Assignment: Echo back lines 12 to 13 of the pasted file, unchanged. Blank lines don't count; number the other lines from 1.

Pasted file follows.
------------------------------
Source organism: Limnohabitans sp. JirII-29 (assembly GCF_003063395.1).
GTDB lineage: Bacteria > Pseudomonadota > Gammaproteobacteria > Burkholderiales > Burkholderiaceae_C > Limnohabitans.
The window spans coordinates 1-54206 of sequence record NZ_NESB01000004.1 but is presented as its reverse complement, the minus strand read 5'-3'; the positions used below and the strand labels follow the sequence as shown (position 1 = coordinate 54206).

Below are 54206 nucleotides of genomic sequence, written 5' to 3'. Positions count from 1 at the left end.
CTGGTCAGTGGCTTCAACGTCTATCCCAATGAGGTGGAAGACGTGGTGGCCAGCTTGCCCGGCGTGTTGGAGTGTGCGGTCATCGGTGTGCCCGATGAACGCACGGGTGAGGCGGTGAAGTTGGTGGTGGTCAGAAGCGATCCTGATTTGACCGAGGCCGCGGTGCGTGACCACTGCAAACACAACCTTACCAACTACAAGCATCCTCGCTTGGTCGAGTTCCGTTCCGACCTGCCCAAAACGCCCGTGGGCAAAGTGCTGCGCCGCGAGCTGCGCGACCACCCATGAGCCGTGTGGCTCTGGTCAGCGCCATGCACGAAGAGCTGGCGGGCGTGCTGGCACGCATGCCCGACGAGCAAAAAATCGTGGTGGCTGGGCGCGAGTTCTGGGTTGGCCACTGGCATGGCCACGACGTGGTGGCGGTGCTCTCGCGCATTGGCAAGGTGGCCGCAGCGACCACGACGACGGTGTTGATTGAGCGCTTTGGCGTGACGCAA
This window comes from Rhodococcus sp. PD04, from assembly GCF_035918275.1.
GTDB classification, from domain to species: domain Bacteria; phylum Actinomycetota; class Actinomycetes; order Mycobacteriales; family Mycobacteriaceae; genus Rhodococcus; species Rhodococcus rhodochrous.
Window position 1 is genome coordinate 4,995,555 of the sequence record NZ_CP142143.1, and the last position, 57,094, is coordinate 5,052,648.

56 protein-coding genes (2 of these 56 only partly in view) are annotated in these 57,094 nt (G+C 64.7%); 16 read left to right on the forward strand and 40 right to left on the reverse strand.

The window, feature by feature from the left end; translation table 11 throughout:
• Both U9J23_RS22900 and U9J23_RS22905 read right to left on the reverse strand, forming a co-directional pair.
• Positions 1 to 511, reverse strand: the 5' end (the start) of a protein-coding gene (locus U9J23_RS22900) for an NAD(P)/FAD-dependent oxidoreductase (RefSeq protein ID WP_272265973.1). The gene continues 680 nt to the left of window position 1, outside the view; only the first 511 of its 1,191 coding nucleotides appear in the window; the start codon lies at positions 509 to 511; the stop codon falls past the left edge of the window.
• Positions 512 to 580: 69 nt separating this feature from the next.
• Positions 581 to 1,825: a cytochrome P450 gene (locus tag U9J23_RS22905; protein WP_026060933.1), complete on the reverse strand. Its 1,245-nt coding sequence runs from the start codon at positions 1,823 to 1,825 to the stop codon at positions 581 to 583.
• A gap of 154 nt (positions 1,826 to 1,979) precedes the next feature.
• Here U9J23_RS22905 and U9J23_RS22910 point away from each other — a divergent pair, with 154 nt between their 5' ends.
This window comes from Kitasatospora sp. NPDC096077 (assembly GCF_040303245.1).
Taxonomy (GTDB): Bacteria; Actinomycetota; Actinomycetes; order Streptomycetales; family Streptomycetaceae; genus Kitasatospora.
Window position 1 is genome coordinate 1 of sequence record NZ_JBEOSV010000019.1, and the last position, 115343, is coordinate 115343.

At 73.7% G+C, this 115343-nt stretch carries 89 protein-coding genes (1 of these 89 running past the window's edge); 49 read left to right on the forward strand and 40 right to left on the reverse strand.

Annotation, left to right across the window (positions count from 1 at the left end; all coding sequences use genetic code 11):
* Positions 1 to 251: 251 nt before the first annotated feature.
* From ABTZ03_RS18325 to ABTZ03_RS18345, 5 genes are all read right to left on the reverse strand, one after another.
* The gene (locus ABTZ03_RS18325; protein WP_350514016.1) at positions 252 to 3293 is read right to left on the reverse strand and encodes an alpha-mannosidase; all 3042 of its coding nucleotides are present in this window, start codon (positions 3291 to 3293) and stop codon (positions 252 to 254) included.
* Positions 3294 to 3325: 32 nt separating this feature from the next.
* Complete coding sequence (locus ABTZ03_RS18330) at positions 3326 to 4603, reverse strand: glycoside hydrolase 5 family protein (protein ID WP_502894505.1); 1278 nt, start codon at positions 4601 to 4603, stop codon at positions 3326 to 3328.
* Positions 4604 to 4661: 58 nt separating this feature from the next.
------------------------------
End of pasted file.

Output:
• Positions 1 to 511, reverse strand: the 5' end (the start) of a protein-coding gene (locus U9J23_RS22900) for an NAD(P)/FAD-dependent oxidoreductase (RefSeq protein ID WP_272265973.1). The gene continues 680 nt to the left of window position 1, outside the view; only the first 511 of its 1,191 coding nucleotides appear in the window; the start codon lies at positions 509 to 511; the stop codon falls past the left edge of the window.
• Positions 512 to 580: 69 nt separating this feature from the next.